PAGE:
The mechanism by which exercise affects the markers of cardiac autonomic outflow is not clear. There may be a direct involvement of the sinus node because of the bradycardia observed in the resting condition.38 Our study demonstrated that prolonged aerobic exercise training significantly reduced resting heart rate in all diabetic patients. A similar reduction of heart rate was demonstrated by Loimaala et al23 after 12 months of exercise training. Afferent signals from chemoreceptors in the muscles have been shown to control both sympathetic and vagal outflow to the heart through the metaboreflex; thereby autonomic activity is indirectly regulated by the working muscles.39 Furthermore, the exercise-induced alteration of catecholamine concentrations may contribute to the observed autonomic modulation.40 The post-training positive correlation found in our study between pNN50 and VO2peak in group A, and between LF and exercise test duration in group B, could indicate that the improvement in cardiac autonomic function was in part a result of the enhancement of aerobic capacity. Specifically, these results suggest an enhancement of vagal tone by exercise training. Several studies have reported a similar positive correlation between parasympathetic activity and aerobic capacity both in healthy subjects39 40 and in patients with other chronic diseases.13 41 42 However, Loimaala et al23 found that baroreflex sensitivity improvement after exercise training in type 2 diabetic patients correlated significantly with the change in HbA1c, but there was no correlation with changes in VO2peak and central haemodynamics. Similar significant correlations were observed in our patients with definite CAN between the improvement of vagal activity, as indicated by pNN50 and rMSSD, and the improvement of HbA1c. Additionally, studies by Burger et al (1999)43 and Larsen et al (2004)44 showed that fair glycemic control could preserve cardiac autonomic function in patients with type 1 diabetes. Moreover, Manzella et al (2002)45 have demonstrated a negative correlation between B cell function (c-peptide) and sympathetic/parasympathetic balance (LF:HF) in patients with type 2 diabetes.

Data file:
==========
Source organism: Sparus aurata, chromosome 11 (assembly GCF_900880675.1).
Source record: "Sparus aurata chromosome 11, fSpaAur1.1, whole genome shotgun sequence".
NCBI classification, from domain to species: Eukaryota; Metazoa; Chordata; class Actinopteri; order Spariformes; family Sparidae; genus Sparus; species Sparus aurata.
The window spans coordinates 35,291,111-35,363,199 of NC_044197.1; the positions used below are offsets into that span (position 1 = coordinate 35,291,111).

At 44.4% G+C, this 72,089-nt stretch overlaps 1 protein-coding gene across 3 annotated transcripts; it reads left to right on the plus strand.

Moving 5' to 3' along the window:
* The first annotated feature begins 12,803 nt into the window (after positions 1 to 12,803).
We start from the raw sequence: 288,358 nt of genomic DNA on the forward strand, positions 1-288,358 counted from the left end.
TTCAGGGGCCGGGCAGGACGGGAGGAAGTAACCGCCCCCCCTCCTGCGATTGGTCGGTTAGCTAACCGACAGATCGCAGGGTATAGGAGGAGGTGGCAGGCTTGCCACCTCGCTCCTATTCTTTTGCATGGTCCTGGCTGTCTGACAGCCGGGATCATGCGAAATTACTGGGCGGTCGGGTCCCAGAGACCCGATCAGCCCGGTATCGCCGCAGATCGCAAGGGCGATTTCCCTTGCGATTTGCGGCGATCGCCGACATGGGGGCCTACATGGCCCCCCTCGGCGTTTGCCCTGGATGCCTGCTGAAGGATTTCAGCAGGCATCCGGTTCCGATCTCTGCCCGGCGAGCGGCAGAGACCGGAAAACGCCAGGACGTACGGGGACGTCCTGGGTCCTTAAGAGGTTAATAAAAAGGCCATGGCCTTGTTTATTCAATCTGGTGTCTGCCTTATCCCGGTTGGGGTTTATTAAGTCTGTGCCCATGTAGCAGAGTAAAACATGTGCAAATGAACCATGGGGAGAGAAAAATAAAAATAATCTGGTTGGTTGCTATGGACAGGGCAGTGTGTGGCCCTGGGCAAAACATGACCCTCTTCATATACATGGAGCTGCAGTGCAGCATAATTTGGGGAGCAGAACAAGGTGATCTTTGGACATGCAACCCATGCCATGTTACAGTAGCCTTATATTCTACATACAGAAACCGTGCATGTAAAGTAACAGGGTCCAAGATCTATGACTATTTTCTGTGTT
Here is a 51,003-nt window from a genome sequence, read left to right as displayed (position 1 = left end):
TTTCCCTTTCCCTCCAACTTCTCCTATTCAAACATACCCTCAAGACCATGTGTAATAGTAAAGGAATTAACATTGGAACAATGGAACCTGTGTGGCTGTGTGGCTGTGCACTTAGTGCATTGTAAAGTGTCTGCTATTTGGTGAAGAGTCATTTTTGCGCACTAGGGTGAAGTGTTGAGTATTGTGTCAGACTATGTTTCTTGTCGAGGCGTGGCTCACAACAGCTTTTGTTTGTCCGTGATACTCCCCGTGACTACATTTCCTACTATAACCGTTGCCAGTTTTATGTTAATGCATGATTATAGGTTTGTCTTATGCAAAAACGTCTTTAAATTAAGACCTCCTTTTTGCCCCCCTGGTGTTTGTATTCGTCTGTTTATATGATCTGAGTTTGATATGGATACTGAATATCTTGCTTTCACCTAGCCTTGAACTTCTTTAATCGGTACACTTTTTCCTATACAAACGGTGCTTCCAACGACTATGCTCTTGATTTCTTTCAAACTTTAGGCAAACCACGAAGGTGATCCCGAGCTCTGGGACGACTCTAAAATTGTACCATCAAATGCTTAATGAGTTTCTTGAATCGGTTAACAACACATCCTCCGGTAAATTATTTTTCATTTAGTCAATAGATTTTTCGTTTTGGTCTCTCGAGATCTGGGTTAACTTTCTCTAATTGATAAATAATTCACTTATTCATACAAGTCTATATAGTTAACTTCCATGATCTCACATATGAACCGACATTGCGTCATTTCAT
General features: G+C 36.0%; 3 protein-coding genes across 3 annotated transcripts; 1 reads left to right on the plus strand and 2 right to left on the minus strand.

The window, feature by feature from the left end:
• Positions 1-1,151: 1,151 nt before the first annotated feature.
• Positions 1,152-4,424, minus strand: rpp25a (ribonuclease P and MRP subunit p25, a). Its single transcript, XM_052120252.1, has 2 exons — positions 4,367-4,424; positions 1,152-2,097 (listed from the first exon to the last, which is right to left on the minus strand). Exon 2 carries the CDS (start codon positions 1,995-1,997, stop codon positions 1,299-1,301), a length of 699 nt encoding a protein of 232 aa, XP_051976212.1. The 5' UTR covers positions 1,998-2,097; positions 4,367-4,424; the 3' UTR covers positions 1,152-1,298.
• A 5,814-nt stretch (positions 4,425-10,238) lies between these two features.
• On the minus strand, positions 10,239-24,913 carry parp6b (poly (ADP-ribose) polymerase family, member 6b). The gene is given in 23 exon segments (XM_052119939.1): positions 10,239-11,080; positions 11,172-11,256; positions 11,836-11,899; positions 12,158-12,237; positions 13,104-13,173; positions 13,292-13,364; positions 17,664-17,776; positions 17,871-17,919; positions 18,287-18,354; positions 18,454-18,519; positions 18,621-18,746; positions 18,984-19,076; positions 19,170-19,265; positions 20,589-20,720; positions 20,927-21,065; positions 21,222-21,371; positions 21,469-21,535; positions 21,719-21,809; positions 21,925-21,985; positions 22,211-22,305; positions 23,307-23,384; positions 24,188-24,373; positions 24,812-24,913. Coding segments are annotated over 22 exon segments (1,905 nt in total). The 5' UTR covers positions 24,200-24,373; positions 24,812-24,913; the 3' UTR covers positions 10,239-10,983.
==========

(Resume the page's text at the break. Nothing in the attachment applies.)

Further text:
A potential limitation of the current study is the relatively small number of patients and the absence of untrained diabetic and sedentary health control groups. Moreover, according to the protocol of the study, patients with comorbidity were excluded. The above limitations lead to a restricted generalization of the results. Notwithstanding this limitation it is concluded that aerobic training, as a nonpharmacological intervention, could play a key role in the management of type 2 diabetic patients with definite CAN, mainly by improving cardiac autonomic function and cardiorespiratory performance.
What is already known on this topic
After taking part in a 12-month endurance exercise programme baroreflex sensitivity, but not HRV, was improved in patients with type 2 diabetes without other complications.
In type 2 diabetic patients with early involvement of CAN, a 12-week moderate-intensity aerobic exercise programme was found to improve LF and HF indices of HRV.
What this study adds
A 6-month supervised moderate-endurance exercise training programme improved both frequency and time domain indices of HRV in patients with type 2 diabetes, but, more importantly, exercise training improved parasympathetic autonomic activity in the group of type 2 diabetic patients with definite CAN.
The training programme improved glycemic control and cardiovascular performance in both groups of patients.
Competing interests: None declared.